By robbiefreeling | REVERSEBLOG: the reverse shot blog April 26, 2006 at 10:01AM
“Art snobs” and “pandering hipsters” unite! The latest incarnation of our sloberring mediocrity and displaced sense of moral and aesthetic appreciation opens today at the IFC Center in New York, and hopefully, in a lot of other places. Don’t listen to idiocy like this, with its condescending cast-off phrases with nothing to back them up but the same old fogey whipper-snapper argument. Hou Hsiao-hsien’s Three Times is one of the most dazzling, and, yes, Armond, morally acute films to actually get a release in this country for quite some time. Critics, including Hoberman, have made two major mistakes in their myopic reviews thus far:
a) They assume that everyone has seen every Hou film, and therefore, this one can be tossed off with a limpid wave of the arm. “Been there, done that.” Truth is, regardless what you think of the film’s ultimate success, that’s an uninsightful, and fucking cowardly move. It’s the second Hou film with distribution of any kind in the U.S., so to call it “minor Hou” or “middling Hou” doesn’t just do a disservice to the genius of the filmmaker, and those viewers out there who might by chance take in a screening, it also gives the critics carte blanche to not dig too deeply into what Hou might actually be saying here.
b) They have treated each of the film’s three “times” as discrete and self-contained, as opposed to actually looking at how each one, and its sociopolitical era, might be informing the next. The final, seemingly most derided segment, as divorced as it is from the Wong Kar-wai-esque pop platitudes of the first chapter, is perhaps the most radical, and most layered, a sidelong glance at a love affair that, though it exists at a time when we feel “free” to pursue who we want romantically, remains as constricted by moral and social codes as, say, 1966 and 1911. Instead, ants-in-their-pants critics, getting their movie-boners awaiting that upcoming United 93 screening, have chosen to focus on the easiest aspects: technological dissociation, etc. But it’s about so much more.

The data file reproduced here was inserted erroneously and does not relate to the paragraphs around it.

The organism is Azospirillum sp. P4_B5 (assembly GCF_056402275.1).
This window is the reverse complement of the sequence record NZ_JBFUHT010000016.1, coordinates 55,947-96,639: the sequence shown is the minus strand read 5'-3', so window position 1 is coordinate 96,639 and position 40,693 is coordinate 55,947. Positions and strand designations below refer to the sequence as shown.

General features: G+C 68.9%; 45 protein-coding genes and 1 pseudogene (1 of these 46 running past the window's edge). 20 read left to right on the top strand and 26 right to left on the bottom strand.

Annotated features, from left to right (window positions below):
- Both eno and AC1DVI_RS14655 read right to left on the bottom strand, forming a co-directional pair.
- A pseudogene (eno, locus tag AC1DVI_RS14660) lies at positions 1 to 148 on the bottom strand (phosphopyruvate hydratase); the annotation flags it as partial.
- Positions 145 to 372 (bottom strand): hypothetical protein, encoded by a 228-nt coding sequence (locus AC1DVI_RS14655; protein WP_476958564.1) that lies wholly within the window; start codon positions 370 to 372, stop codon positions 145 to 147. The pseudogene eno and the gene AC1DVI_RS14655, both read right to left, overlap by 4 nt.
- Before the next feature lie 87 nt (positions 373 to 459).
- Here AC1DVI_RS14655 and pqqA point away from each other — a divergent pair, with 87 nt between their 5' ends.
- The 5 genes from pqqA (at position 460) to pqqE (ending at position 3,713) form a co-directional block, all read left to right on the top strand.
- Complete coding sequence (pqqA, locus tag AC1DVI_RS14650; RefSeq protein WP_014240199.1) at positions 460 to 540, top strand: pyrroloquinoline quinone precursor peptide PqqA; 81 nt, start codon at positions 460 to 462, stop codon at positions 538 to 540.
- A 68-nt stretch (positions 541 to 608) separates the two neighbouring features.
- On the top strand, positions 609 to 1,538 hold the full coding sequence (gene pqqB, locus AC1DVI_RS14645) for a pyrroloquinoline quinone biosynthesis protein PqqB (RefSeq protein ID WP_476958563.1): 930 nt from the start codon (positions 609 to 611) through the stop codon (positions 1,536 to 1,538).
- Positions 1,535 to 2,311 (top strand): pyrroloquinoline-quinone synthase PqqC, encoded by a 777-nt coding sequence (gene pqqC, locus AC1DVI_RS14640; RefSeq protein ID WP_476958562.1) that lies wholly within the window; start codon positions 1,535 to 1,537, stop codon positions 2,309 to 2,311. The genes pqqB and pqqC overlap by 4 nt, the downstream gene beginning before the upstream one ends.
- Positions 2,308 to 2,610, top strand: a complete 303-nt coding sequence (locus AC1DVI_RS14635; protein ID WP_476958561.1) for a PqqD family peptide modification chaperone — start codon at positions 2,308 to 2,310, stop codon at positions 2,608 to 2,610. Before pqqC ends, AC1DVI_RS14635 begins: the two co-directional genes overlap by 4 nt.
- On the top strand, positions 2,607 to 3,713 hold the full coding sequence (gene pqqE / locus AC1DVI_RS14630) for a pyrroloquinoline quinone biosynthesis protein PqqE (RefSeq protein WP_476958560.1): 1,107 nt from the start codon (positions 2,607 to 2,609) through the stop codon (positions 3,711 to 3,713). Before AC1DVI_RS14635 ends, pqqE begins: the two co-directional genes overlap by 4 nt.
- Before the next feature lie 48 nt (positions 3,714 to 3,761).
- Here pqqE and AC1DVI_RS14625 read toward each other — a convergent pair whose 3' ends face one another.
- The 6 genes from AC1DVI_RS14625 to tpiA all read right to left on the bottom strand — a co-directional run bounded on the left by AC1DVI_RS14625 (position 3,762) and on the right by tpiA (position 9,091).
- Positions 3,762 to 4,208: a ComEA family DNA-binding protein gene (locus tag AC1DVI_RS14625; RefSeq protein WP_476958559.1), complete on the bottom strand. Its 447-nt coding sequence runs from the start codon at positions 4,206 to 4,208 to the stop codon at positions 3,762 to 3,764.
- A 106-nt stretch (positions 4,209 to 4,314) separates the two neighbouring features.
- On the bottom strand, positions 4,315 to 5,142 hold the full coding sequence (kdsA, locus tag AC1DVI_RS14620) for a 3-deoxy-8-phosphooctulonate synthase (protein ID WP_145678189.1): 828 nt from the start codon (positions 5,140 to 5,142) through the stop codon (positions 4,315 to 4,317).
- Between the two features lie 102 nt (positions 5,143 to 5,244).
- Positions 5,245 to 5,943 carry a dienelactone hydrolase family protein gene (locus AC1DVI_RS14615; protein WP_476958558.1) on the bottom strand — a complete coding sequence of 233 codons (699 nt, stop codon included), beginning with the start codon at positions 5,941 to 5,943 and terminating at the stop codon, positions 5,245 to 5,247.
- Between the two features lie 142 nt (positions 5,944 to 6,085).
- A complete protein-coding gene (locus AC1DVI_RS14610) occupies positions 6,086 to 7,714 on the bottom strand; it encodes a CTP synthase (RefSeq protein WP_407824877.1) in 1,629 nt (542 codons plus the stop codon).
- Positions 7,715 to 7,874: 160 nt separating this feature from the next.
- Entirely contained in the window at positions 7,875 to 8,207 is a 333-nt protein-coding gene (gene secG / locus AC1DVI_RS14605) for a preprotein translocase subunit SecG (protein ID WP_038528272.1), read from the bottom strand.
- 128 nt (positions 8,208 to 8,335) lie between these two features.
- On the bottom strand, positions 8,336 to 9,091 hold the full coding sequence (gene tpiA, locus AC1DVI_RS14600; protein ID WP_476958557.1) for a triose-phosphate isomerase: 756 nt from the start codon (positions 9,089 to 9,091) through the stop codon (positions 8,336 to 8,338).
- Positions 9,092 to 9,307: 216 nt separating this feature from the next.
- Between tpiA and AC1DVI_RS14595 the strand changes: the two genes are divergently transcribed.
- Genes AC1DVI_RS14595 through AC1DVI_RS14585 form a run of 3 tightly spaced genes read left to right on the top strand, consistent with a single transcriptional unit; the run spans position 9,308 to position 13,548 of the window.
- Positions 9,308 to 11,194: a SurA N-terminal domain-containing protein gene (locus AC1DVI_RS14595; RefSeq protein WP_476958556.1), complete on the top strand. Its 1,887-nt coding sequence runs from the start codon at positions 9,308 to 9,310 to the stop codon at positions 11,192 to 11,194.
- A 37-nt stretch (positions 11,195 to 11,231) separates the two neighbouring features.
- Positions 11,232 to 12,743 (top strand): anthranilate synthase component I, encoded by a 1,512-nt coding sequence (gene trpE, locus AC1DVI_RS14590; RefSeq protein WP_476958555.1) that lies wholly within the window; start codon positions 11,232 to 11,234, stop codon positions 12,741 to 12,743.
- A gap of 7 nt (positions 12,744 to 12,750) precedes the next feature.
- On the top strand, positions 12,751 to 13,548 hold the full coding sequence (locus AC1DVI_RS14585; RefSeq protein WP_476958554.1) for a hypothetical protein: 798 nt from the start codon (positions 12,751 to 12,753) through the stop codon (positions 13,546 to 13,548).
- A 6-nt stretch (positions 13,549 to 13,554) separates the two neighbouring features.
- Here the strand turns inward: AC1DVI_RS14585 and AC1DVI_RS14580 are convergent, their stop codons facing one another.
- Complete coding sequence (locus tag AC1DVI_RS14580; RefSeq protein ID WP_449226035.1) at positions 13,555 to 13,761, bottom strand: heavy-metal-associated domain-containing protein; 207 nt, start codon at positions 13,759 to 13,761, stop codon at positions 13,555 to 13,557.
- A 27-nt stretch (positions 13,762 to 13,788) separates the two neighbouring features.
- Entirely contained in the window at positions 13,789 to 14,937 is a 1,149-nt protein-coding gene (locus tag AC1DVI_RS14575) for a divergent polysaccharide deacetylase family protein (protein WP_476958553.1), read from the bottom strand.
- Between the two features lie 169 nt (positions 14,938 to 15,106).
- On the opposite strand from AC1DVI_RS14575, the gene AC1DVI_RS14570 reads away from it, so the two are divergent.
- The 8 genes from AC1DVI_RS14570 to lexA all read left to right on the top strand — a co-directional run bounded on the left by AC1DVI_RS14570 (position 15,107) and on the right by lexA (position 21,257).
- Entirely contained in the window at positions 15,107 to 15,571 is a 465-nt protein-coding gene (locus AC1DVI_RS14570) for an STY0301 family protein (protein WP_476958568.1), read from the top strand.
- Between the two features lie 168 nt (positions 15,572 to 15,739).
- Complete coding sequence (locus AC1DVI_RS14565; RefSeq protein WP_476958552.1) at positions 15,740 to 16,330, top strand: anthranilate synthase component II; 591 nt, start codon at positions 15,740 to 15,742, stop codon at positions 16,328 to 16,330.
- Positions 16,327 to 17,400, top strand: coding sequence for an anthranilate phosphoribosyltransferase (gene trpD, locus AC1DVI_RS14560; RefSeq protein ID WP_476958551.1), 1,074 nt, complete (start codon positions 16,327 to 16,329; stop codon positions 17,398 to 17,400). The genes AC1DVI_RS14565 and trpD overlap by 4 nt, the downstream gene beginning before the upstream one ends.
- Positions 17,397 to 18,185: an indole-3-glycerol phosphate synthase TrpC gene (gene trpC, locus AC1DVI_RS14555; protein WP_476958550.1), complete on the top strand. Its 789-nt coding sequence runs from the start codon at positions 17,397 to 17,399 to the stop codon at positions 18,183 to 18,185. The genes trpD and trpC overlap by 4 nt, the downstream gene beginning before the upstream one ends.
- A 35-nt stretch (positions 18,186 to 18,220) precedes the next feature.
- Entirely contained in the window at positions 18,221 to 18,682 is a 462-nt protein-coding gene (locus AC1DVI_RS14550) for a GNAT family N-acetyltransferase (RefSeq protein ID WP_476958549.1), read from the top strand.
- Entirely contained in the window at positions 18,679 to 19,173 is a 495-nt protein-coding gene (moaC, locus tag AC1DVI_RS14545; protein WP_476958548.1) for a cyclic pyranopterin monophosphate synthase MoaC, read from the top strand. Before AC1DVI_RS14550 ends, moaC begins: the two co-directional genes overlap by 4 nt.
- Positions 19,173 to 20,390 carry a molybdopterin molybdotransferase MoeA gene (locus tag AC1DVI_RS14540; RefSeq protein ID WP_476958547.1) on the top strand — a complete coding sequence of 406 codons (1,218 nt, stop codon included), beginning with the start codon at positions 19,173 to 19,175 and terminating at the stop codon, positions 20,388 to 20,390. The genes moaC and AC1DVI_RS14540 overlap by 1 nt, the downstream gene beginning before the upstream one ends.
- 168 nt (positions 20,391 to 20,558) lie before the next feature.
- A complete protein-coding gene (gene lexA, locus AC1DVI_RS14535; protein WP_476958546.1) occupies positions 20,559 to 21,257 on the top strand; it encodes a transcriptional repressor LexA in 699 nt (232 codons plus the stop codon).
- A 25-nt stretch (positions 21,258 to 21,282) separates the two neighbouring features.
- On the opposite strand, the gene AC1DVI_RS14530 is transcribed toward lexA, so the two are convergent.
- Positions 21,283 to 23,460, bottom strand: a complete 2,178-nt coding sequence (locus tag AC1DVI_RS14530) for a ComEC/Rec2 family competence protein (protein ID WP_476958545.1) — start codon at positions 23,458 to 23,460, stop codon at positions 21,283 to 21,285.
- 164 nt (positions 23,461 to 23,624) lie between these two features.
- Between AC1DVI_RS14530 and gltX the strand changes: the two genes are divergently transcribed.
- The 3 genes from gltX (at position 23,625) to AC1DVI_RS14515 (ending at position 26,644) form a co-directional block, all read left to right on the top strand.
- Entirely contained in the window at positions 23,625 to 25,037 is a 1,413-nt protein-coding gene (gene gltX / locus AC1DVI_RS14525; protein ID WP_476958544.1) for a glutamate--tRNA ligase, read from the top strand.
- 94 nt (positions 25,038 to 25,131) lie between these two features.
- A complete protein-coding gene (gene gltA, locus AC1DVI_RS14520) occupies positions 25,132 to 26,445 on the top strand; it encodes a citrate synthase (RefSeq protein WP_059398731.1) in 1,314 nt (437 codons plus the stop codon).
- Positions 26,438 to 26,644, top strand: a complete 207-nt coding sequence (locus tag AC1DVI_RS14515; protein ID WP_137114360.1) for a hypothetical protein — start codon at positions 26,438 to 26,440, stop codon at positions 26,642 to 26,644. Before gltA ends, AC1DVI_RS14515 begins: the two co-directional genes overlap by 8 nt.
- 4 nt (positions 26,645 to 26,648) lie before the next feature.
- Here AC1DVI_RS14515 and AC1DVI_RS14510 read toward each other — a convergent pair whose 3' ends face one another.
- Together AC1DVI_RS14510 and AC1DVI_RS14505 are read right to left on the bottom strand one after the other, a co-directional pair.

I urge everyone to go and see this remarkable work of art. Reverse Shot will continue championing it, as we already have for months. When a Hou film hits screens, you drop everything and go. No questions asked. If you risk being called a hipster (whatever the fuck that really means), then it’s a tough burden you’ll have to carry.